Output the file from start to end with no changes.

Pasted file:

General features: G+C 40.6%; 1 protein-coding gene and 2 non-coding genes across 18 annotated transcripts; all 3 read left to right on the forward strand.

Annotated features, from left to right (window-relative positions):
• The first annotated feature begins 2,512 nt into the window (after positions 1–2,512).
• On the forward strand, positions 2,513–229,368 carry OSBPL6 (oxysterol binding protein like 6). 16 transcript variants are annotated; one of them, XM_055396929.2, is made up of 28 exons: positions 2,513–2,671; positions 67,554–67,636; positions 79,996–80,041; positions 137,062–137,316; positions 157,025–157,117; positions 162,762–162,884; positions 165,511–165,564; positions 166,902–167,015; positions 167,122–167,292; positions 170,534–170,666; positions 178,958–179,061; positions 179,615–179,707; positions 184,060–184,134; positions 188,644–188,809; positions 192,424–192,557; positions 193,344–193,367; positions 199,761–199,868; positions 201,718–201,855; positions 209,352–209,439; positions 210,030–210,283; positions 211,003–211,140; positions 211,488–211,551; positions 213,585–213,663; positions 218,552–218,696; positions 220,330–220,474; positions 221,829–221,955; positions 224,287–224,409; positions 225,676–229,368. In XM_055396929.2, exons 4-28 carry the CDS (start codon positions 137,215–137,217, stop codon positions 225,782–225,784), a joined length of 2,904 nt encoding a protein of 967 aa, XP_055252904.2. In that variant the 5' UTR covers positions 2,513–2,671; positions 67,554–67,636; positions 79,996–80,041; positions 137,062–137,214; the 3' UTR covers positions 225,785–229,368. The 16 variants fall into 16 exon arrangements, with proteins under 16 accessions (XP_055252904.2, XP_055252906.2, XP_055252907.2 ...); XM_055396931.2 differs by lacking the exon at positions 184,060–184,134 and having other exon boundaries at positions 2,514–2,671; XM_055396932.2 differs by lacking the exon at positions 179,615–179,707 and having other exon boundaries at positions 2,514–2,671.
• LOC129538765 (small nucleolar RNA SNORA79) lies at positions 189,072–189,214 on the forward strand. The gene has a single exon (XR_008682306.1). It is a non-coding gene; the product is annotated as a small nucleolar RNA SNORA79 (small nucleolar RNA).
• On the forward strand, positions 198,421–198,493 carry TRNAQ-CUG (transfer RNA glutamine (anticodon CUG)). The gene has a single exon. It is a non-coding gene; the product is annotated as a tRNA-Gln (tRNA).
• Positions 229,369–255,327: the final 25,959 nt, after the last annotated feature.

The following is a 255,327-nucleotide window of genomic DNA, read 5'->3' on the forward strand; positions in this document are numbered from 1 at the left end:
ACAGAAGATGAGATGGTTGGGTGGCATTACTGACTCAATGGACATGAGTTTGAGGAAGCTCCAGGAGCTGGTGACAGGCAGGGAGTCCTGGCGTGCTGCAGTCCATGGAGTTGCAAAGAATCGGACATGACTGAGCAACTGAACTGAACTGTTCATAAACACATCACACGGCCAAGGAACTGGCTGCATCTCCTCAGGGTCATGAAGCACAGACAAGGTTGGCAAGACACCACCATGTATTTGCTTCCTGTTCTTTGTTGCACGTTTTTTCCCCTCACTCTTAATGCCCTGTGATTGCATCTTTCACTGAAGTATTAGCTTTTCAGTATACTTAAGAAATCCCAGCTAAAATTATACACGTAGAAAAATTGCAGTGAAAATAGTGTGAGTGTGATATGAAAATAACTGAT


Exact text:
General features: G+C 40.6%; 1 protein-coding gene and 2 non-coding genes across 18 annotated transcripts; all 3 read left to right on the forward strand.

Annotated features, from left to right (window-relative positions):
• The first annotated feature begins 2,512 nt into the window (after positions 1–2,512).
• On the forward strand, positions 2,513–229,368 carry OSBPL6 (oxysterol binding protein like 6). 16 transcript variants are annotated; one of them, XM_055396929.2, is made up of 28 exons: positions 2,513–2,671; positions 67,554–67,636; positions 79,996–80,041; positions 137,062–137,316; positions 157,025–157,117; positions 162,762–162,884; positions 165,511–165,564; positions 166,902–167,015; positions 167,122–167,292; positions 170,534–170,666; positions 178,958–179,061; positions 179,615–179,707; positions 184,060–184,134; positions 188,644–188,809; positions 192,424–192,557; positions 193,344–193,367; positions 199,761–199,868; positions 201,718–201,855; positions 209,352–209,439; positions 210,030–210,283; positions 211,003–211,140; positions 211,488–211,551; positions 213,585–213,663; positions 218,552–218,696; positions 220,330–220,474; positions 221,829–221,955; positions 224,287–224,409; positions 225,676–229,368. In XM_055396929.2, exons 4-28 carry the CDS (start codon positions 137,215–137,217, stop codon positions 225,782–225,784), a joined length of 2,904 nt encoding a protein of 967 aa, XP_055252904.2. In that variant the 5' UTR covers positions 2,513–2,671; positions 67,554–67,636; positions 79,996–80,041; positions 137,062–137,214; the 3' UTR covers positions 225,785–229,368. The 16 variants fall into 16 exon arrangements, with proteins under 16 accessions (XP_055252904.2, XP_055252906.2, XP_055252907.2 ...); XM_055396931.2 differs by lacking the exon at positions 184,060–184,134 and having other exon boundaries at positions 2,514–2,671; XM_055396932.2 differs by lacking the exon at positions 179,615–179,707 and having other exon boundaries at positions 2,514–2,671.
• LOC129538765 (small nucleolar RNA SNORA79) lies at positions 189,072–189,214 on the forward strand. The gene has a single exon (XR_008682306.1). It is a non-coding gene; the product is annotated as a small nucleolar RNA SNORA79 (small nucleolar RNA).
• On the forward strand, positions 198,421–198,493 carry TRNAQ-CUG (transfer RNA glutamine (anticodon CUG)). The gene has a single exon. It is a non-coding gene; the product is annotated as a tRNA-Gln (tRNA).
• Positions 229,369–255,327: the final 25,959 nt, after the last annotated feature.

The following is a 255,327-nucleotide window of genomic DNA, read 5'->3' on the forward strand; positions in this document are numbered from 1 at the left end:
ACAGAAGATGAGATGGTTGGGTGGCATTACTGACTCAATGGACATGAGTTTGAGGAAGCTCCAGGAGCTGGTGACAGGCAGGGAGTCCTGGCGTGCTGCAGTCCATGGAGTTGCAAAGAATCGGACATGACTGAGCAACTGAACTGAACTGTTCATAAACACATCACACGGCCAAGGAACTGGCTGCATCTCCTCAGGGTCATGAAGCACAGACAAGGTTGGCAAGACACCACCATGTATTTGCTTCCTGTTCTTTGTTGCACGTTTTTTCCCCTCACTCTTAATGCCCTGTGATTGCATCTTTCACTGAAGTATTAGCTTTTCAGTATACTTAAGAAATCCCAGCTAAAATTATACACGTAGAAAAATTGCAGTGAAAATAGTGTGAGTGTGATATGAAAATAACTGAT